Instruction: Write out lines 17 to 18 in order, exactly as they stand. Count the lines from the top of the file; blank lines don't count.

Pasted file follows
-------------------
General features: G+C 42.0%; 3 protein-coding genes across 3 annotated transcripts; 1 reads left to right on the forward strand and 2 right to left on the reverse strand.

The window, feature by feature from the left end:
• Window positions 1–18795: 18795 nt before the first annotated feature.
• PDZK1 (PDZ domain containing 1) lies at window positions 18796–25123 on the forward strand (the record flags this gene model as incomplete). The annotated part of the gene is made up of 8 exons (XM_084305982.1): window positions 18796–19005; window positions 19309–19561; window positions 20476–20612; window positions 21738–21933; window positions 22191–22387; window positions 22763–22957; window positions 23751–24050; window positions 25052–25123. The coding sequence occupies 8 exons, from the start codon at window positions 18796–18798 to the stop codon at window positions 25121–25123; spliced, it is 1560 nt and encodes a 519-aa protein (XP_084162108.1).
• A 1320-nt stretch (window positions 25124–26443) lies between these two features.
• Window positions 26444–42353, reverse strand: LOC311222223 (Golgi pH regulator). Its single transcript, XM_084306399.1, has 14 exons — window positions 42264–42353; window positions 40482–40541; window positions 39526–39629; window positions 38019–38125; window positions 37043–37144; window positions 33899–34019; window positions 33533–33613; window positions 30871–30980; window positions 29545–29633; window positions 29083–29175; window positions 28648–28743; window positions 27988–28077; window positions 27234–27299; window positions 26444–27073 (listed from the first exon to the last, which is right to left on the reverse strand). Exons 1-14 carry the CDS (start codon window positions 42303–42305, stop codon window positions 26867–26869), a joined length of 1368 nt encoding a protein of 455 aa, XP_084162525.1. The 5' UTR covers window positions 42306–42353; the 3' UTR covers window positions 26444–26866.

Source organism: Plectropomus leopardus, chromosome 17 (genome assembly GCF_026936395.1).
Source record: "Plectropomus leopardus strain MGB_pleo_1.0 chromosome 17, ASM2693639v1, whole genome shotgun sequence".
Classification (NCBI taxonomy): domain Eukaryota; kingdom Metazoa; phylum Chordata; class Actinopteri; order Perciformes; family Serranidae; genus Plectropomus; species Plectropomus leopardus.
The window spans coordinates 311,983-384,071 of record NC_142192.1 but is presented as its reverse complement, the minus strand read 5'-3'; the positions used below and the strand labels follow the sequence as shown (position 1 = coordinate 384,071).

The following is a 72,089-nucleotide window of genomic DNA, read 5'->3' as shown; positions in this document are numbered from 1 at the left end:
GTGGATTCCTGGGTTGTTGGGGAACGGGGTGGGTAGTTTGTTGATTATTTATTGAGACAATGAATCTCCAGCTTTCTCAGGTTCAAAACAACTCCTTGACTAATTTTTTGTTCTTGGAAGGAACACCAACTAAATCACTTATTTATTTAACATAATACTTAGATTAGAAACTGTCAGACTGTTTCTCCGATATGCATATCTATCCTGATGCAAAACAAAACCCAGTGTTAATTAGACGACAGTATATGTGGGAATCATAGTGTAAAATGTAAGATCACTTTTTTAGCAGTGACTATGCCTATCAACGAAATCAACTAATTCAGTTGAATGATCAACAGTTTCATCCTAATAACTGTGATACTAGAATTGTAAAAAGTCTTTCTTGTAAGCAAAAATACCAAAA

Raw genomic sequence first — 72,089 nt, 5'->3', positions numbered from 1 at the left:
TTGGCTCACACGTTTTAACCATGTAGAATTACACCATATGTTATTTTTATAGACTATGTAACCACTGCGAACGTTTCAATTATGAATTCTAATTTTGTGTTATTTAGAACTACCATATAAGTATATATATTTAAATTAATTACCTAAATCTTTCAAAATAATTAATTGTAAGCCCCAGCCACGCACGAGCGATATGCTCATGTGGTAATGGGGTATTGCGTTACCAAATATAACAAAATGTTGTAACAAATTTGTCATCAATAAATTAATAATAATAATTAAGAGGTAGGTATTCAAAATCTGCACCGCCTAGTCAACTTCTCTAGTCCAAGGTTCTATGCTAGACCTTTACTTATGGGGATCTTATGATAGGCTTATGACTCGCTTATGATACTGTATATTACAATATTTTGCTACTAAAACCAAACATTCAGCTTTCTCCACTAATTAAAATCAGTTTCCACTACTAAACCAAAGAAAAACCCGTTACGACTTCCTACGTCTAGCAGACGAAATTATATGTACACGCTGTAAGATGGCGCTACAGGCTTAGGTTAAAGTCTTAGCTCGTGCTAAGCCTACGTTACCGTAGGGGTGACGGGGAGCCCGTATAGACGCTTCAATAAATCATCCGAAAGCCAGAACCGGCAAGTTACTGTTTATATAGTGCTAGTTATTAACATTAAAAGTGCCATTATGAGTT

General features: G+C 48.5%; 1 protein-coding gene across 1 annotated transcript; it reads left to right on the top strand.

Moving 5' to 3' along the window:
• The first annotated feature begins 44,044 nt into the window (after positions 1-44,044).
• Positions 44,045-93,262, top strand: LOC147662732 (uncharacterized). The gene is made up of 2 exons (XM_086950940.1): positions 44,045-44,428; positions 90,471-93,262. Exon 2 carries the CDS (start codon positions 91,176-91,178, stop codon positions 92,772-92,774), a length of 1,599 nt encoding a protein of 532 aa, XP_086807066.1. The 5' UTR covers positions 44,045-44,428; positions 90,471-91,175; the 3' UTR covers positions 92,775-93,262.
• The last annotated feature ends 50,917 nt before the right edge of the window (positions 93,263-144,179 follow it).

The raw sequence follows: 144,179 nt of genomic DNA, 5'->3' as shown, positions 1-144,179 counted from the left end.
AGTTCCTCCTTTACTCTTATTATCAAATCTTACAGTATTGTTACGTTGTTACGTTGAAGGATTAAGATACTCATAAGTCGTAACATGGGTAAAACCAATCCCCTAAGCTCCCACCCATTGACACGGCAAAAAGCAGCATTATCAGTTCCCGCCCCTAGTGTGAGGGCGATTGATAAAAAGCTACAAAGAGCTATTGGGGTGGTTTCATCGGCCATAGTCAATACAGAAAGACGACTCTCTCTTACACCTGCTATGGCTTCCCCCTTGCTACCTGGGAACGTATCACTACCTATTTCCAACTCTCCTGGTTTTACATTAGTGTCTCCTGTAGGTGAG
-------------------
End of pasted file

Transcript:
• The first annotated feature begins 44,044 nt into the window (after positions 1-44,044).
• Positions 44,045-93,262, top strand: LOC147662732 (uncharacterized). The gene is made up of 2 exons (XM_086950940.1): positions 44,045-44,428; positions 90,471-93,262. Exon 2 carries the CDS (start codon positions 91,176-91,178, stop codon positions 92,772-92,774), a length of 1,599 nt encoding a protein of 532 aa, XP_086807066.1. The 5' UTR covers positions 44,045-44,428; positions 90,471-91,175; the 3' UTR covers positions 92,775-93,262.